The situation is not without hope. Taganga has responded with an environmental campaign that draws its inspiration from the indigenous people. Their core text is the film From the Heart of the World. It is kept in the library, and children are instructed to watch it. And there are Mamas working in Taganga. Perhaps something may yet be done.
2. Ramón Gil, who was instrumental in helping me make that film, is concentrating now on protecting his father’s community of Wiwa (his mother was Kogi). He has now become their highest-ranking Mama, and at Gonawindua’s request the Trust has provided the finance for the first six months of his new “Colegio de Mamas”, where young Wiwa men are to learn traditional law, medicine, philosophy and history.
The school is in a new community in the Guachaca river-valley, on land which was a remote colonnos farm until we provided the funds for Gonawindua to buy it. In those days it was called “El Encato - “The Enchanted”. Now it is “Gotzedzi”, “The place of purifying waters”.
Water is, of course, a synonym for spirit, but in more material terms the river there did have to be purified. Two farms on the opposite bank had, until recently, five cocaine factories spewing poisonous effluent into it.
The factories are gone now, and the water is purer.
The river. Photo by indigenous Wiwa Raphael Mojica
A government eradication team came and destroyed the commercial coca crop by hand. It does seem as though fumigation has been suspended, which is just as well - I met Arhouacos from the Palomino valley who have been blinded by the spray from aircraft, and whose children are born horribly deformed, or with cancers.
Ramón wants to buy these farms before the factories re-appear. The first one, covering some 200 hectares (500 acres) will cost about COL160,000 (£40,000, or $80,000). It looks like a good buy - at one swoop, we block part of the cocaine trade, protect the environment of the Sierra and help the survival of an indigenous community. I promised that the Trust would take this seriously.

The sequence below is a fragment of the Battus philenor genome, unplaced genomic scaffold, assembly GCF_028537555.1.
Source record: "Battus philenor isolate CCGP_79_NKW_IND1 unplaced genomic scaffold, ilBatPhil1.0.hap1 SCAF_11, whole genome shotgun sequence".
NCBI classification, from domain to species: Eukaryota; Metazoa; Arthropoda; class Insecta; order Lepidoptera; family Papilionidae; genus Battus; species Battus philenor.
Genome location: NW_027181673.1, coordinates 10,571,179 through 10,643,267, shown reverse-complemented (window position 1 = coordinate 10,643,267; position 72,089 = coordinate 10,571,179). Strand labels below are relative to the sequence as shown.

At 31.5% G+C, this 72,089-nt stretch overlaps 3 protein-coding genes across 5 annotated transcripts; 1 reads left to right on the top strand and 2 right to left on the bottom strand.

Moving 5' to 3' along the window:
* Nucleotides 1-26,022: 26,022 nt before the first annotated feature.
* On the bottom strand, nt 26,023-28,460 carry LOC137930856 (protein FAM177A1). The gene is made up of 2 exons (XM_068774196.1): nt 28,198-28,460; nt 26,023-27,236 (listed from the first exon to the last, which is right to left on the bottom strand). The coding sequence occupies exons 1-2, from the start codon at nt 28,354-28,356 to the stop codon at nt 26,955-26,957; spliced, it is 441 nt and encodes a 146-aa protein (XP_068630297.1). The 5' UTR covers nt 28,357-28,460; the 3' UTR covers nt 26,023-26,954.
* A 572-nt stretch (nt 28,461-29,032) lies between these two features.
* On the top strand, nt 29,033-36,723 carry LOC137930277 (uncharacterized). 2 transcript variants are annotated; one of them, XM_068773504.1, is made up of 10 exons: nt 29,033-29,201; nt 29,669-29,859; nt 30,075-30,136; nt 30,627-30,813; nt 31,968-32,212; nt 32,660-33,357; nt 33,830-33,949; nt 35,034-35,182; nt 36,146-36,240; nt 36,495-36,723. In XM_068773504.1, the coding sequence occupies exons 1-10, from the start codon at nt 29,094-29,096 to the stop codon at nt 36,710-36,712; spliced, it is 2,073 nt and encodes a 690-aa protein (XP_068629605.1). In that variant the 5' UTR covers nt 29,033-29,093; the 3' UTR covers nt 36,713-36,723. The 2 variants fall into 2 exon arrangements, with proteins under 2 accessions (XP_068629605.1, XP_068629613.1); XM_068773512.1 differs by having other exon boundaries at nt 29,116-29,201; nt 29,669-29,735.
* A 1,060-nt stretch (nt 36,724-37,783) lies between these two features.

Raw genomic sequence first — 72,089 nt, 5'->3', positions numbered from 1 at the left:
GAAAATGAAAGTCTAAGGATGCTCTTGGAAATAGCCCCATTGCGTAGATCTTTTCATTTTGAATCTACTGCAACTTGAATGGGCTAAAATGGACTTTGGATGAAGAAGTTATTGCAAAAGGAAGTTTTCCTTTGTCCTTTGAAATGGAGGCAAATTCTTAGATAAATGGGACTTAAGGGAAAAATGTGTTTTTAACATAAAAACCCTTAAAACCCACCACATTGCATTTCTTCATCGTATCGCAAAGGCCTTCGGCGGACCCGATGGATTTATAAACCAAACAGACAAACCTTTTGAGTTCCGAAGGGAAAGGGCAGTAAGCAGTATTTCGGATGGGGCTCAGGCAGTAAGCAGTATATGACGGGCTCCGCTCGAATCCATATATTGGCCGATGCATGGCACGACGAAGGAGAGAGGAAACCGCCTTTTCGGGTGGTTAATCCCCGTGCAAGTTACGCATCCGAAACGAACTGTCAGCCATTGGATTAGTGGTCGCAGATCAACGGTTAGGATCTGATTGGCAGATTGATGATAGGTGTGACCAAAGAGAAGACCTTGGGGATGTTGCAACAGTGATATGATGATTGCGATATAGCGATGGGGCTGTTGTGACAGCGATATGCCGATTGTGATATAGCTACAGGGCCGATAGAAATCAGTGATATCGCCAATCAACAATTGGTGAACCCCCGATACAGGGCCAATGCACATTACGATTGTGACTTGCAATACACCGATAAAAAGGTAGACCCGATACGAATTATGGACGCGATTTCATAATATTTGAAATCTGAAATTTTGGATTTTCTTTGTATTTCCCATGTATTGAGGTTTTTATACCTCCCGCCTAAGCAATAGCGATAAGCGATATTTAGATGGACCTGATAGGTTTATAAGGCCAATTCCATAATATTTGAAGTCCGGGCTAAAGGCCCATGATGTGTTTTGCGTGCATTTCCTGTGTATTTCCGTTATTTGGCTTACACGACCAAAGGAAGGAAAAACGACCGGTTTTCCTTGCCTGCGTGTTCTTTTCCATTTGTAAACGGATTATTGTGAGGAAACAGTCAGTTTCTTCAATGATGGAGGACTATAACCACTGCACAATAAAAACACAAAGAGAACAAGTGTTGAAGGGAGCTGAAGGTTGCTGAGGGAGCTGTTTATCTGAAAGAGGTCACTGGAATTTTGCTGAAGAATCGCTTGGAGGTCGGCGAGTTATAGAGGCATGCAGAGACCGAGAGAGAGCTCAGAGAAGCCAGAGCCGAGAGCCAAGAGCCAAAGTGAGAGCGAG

The land to be bought
I was rewarded for the Trust’s efforts with a six-hour presentation of music, dance and singing. Sitting on a green plastic chair (the only chair in the town), I felt rather embarrassed, an imitation viceroy in a community that receives little help from elsewhere (though Evangelical Christians are keen to get involved). There are only 5000 Wiwa left, and only 2800 still speak their language, Duhmuhna. An alphabet is being developed for them, and they asked for materials to help them learn English.
3. I discussed the idea of a new film with a number of leaders - Kogi, Arhouaco and Wiwa. My idea is that the documentary format has a limited (serious) audience, and this time we need to tell a story - one which sees the Sierra as it is, was and may become through the experience of just a very few people, and which carries the audience into a world permeated by other ways of seeing and being. To my surprise, the response was genuinely enthusiastic, and various people are now out collecting stories, both mythic and present-day, which can act as a spine for a narrative that shows the reality of the Sierra now, and the reasons why we need desperately to understand the vision that still survives there, of how human beings can be in the world without destroying it. And how much Younger Brother has to learn from Elder Brother, if we can just be brought to respect and listen before we wipe it all away.
The Trust has played a major role in establishing two “new indigenous towns, moving their frontier down the mountain, regenerating land and sustaining Gonavindua Tairona. Now paramilitary leaders have been arrested, cocaine factories have been closed, and the indigenous people are ready to take on new land - to construct more new towns and remove cocaine production and violence. We need money in the bank, so that as land deals are struck we can deliver the cash for them. The Trust has no premises and no paid staff - so every penny of your gift does make a difference.